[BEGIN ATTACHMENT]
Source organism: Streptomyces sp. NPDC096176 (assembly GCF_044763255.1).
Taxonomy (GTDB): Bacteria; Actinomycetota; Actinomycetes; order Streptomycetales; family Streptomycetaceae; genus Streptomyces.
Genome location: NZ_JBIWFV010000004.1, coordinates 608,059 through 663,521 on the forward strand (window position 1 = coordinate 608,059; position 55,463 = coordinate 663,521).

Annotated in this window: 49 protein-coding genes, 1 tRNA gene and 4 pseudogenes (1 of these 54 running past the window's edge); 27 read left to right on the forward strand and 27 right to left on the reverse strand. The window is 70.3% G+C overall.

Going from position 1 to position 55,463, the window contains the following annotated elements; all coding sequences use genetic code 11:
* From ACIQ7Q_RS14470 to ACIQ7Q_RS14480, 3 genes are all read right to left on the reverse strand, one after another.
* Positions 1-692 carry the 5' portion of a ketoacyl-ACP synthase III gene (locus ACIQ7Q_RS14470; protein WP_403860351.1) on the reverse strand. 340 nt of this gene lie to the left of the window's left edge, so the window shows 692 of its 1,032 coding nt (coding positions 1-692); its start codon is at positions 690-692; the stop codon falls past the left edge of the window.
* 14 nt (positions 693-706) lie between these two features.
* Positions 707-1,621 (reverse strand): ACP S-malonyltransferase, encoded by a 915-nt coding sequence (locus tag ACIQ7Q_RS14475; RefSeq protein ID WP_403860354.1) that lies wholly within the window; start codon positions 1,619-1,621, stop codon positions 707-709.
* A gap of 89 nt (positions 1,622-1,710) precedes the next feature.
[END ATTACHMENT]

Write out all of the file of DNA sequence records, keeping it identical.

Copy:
Source organism: Streptomyces sp. NPDC096176 (assembly GCF_044763255.1).
Taxonomy (GTDB): Bacteria; Actinomycetota; Actinomycetes; order Streptomycetales; family Streptomycetaceae; genus Streptomyces.
Genome location: NZ_JBIWFV010000004.1, coordinates 608,059 through 663,521 on the forward strand (window position 1 = coordinate 608,059; position 55,463 = coordinate 663,521).

Annotated in this window: 49 protein-coding genes, 1 tRNA gene and 4 pseudogenes (1 of these 54 running past the window's edge); 27 read left to right on the forward strand and 27 right to left on the reverse strand. The window is 70.3% G+C overall.

Going from position 1 to position 55,463, the window contains the following annotated elements; all coding sequences use genetic code 11:
* From ACIQ7Q_RS14470 to ACIQ7Q_RS14480, 3 genes are all read right to left on the reverse strand, one after another.
* Positions 1-692 carry the 5' portion of a ketoacyl-ACP synthase III gene (locus ACIQ7Q_RS14470; protein WP_403860351.1) on the reverse strand. 340 nt of this gene lie to the left of the window's left edge, so the window shows 692 of its 1,032 coding nt (coding positions 1-692); its start codon is at positions 690-692; the stop codon falls past the left edge of the window.
* 14 nt (positions 693-706) lie between these two features.
* Positions 707-1,621 (reverse strand): ACP S-malonyltransferase, encoded by a 915-nt coding sequence (locus tag ACIQ7Q_RS14475; RefSeq protein ID WP_403860354.1) that lies wholly within the window; start codon positions 1,619-1,621, stop codon positions 707-709.
* A gap of 89 nt (positions 1,622-1,710) precedes the next feature.